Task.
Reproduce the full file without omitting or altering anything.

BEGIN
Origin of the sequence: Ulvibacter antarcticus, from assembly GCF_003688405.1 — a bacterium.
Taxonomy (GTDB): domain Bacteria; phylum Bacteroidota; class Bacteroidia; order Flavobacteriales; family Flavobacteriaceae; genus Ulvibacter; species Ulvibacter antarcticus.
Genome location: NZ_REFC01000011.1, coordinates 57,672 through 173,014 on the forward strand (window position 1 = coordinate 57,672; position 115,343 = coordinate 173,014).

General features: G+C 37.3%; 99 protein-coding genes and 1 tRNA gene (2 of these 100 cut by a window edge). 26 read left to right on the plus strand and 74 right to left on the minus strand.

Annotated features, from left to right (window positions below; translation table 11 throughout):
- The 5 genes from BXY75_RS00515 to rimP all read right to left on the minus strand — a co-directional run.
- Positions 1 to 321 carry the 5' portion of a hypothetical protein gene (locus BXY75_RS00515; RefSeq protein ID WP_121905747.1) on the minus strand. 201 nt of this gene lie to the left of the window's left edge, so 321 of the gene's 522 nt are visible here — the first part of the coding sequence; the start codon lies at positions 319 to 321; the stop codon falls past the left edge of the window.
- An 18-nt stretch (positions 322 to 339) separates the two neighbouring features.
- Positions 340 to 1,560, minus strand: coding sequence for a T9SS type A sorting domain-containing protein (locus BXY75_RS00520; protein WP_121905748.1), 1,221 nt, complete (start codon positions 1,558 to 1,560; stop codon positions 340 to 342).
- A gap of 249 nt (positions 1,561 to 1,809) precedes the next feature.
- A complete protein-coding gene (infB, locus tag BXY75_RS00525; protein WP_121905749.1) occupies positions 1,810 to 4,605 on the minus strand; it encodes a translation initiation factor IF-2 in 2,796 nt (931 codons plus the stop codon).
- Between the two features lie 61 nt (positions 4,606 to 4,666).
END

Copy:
Origin of the sequence: Ulvibacter antarcticus, from assembly GCF_003688405.1 — a bacterium.
Taxonomy (GTDB): domain Bacteria; phylum Bacteroidota; class Bacteroidia; order Flavobacteriales; family Flavobacteriaceae; genus Ulvibacter; species Ulvibacter antarcticus.
Genome location: NZ_REFC01000011.1, coordinates 57,672 through 173,014 on the forward strand (window position 1 = coordinate 57,672; position 115,343 = coordinate 173,014).

General features: G+C 37.3%; 99 protein-coding genes and 1 tRNA gene (2 of these 100 cut by a window edge). 26 read left to right on the plus strand and 74 right to left on the minus strand.

Annotated features, from left to right (window positions below; translation table 11 throughout):
- The 5 genes from BXY75_RS00515 to rimP all read right to left on the minus strand — a co-directional run.
- Positions 1 to 321 carry the 5' portion of a hypothetical protein gene (locus BXY75_RS00515; RefSeq protein ID WP_121905747.1) on the minus strand. 201 nt of this gene lie to the left of the window's left edge, so 321 of the gene's 522 nt are visible here — the first part of the coding sequence; the start codon lies at positions 319 to 321; the stop codon falls past the left edge of the window.
- An 18-nt stretch (positions 322 to 339) separates the two neighbouring features.
- Positions 340 to 1,560, minus strand: coding sequence for a T9SS type A sorting domain-containing protein (locus BXY75_RS00520; protein WP_121905748.1), 1,221 nt, complete (start codon positions 1,558 to 1,560; stop codon positions 340 to 342).
- A gap of 249 nt (positions 1,561 to 1,809) precedes the next feature.
- A complete protein-coding gene (infB, locus tag BXY75_RS00525; protein WP_121905749.1) occupies positions 1,810 to 4,605 on the minus strand; it encodes a translation initiation factor IF-2 in 2,796 nt (931 codons plus the stop codon).
- Between the two features lie 61 nt (positions 4,606 to 4,666).